Why Toyota Loves BMW So Much
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And that sentence is supposed to be a sort of mix between Japanese kanji symbols and the ‘o’s and ‘a’s with those little dots they call umlauts. Guess that should have been spelled “fünu”, “rightö”, “ifishentö” and “gürinu” then!
I’m having too much fun with this, but the point is that out of the blue, Toyota and BMW, two of the biggest names in the business, announced they would switch diesel and hybrid tech between them. That made some sense to me. Nothing tops a 320d for performance and economy combined. At the same time, Toyota is practically synonymous with hybrid, so they are the go-to guys if you want your petrol to have electric company.
It seemed like a perfectly normal deal that would be convenient in the same way that it’s convenient when you find somebody that will deliver both Chine and Italian food when you’re hungry at 3AM. You’re going to be happy that you get a good deal but you’re not going to act like your life has changed.
But today, we got to smell what BMW and Toyota are really cooking, and it’s better than watching godzilla eating bratwurst with beer in lederhosen. Don’t believe me? Just check out what they are collaborating on, and I quote from Toyota: “joint development of a fuel cell system, joint development of architecture and components for a future sports vehicle, collaboration on powertrain electrification and joint research and development on lightweight technologies.”
Sounds like the axis powers are developing the hybrid Messerschmitt jet and the fuel-cell electric submarine that runs on water. We’re all doomed… No, wait! That’s the wrong century, we don’t need the guns any more.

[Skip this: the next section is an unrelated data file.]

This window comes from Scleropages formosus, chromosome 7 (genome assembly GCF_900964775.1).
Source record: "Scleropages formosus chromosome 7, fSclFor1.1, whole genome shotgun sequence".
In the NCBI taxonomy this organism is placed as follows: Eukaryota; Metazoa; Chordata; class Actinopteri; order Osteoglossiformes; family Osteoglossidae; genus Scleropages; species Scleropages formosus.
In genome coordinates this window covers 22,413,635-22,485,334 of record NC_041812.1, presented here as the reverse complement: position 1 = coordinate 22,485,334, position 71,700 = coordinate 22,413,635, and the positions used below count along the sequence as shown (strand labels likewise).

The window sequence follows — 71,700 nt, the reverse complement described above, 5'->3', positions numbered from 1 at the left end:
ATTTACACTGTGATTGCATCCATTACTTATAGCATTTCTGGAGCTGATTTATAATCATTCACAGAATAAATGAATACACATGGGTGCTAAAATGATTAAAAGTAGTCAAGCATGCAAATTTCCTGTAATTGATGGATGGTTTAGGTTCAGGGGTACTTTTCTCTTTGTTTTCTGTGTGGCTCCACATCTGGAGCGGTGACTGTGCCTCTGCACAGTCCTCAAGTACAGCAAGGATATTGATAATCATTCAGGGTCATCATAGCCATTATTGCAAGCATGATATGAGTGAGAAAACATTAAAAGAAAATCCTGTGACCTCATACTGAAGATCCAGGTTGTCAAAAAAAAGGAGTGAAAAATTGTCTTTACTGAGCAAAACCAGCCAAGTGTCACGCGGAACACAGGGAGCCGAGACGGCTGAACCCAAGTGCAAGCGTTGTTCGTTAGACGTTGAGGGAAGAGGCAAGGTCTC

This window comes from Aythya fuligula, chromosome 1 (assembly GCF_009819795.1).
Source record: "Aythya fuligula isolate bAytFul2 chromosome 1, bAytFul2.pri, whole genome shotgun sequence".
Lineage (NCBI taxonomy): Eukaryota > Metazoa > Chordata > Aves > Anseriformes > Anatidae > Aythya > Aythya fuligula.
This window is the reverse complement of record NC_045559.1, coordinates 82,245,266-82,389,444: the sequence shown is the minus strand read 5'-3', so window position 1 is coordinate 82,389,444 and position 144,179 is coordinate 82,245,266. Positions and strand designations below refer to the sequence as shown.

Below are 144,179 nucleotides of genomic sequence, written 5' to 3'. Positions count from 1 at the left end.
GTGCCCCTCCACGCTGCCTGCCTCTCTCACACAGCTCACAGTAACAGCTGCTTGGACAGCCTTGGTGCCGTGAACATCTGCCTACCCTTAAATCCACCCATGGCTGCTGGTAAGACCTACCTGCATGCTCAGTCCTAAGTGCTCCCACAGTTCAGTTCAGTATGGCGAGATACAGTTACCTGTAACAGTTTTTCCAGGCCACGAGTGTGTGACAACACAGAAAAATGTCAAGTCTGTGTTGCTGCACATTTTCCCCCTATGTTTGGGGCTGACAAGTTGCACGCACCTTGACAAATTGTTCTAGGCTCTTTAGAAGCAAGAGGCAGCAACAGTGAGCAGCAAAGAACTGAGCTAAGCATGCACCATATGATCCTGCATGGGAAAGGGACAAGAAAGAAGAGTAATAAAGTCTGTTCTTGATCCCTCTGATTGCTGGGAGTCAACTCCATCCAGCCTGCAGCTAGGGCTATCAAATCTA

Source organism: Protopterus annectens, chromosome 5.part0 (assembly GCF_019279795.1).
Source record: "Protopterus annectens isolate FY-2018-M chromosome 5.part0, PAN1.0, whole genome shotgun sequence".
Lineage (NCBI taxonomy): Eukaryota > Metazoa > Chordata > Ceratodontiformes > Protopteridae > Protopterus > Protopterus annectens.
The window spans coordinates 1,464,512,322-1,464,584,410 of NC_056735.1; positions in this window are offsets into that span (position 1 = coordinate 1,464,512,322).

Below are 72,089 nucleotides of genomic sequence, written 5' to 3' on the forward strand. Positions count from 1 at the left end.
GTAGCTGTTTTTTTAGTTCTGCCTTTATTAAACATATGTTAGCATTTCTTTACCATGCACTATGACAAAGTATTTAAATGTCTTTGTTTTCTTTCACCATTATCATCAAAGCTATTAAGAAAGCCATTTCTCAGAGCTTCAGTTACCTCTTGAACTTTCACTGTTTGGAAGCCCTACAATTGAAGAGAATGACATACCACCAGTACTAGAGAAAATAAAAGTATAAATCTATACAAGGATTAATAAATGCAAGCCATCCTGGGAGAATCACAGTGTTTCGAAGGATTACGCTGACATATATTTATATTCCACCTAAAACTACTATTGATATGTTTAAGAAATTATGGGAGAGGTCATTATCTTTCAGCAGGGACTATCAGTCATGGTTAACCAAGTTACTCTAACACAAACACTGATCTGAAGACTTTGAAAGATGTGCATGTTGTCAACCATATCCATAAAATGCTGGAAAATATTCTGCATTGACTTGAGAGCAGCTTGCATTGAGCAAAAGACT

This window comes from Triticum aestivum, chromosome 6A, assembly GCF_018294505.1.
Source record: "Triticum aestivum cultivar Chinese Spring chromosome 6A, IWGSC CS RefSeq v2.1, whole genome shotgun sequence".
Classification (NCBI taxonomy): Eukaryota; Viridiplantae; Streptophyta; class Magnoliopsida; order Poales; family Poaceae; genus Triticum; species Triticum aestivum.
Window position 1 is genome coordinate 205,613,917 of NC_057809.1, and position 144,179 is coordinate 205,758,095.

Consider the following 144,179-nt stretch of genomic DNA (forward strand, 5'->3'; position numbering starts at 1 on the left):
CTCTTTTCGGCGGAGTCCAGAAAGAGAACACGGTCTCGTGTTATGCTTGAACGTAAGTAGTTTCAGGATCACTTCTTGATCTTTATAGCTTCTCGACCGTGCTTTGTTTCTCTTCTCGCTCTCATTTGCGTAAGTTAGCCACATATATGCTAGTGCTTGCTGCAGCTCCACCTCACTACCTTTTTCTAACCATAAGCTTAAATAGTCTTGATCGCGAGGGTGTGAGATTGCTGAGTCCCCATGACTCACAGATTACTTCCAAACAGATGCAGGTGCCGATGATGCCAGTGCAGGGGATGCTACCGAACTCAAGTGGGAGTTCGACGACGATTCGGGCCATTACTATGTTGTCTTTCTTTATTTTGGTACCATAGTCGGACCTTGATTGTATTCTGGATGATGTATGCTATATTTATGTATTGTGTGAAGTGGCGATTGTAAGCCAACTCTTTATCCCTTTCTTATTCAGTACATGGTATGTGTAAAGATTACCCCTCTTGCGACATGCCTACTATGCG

So basically Toyota and BMW need each other in order to make a light, green sportscar, just like PSA needed that turbo 1.6-liter to make all its hotter cars. And Toyota’s boss Akio Toyoda is not shy in giving praise where praise is due.
Back in May, he gave top honors to sportscars from other brands, among them the Mazda Cosmo Sport which is one of Japan’s first sports coupes, and the Honda NSX. What’s more, Aston Martin CEO Ulrich Bez and Toyota’s chief Akio Toyoda last year swapped a V12 Zagato and the LFA for the big ‘Ring race. “Other company bosses meet on the golf course, we race together," commented Bez.
Toyoda is a racing fanatic and he says that “at the Nurburgring, there is always a car that passes me. It is a BMW.” We don’t know which one, but can you guess where this mystery sportscar will be developed?!
And here’s something you don’t get to hear every day ”We are not coming together to become bigger. We are not coming together to form capital ties.” There is a God, and a Santa Claus and the tooth fairy, and they all came at once!
The Bavarians have this corporate image of German luxury in America or China. But that’s not what they’re all about, not by a long shot. They like to get cars round corners.
So excuse me for getting excited about a sportscar built under the guidance of a CEO that knows cars and is a respectable racer. And I’m also glad to hear that BMWs can do more than tool around from one nightclub to another.
Finally, I can get excited about the prospect of something like a fun rear-drive MINI coupe (not some useless van), or the fact that Toyota is bringing the Supra back as an all-wheel drive hybrid. If this is the German-Japanese axis of evil, being evil never felt so good. God bless that BMW that always passes Toyoda and bring on the fun cars!
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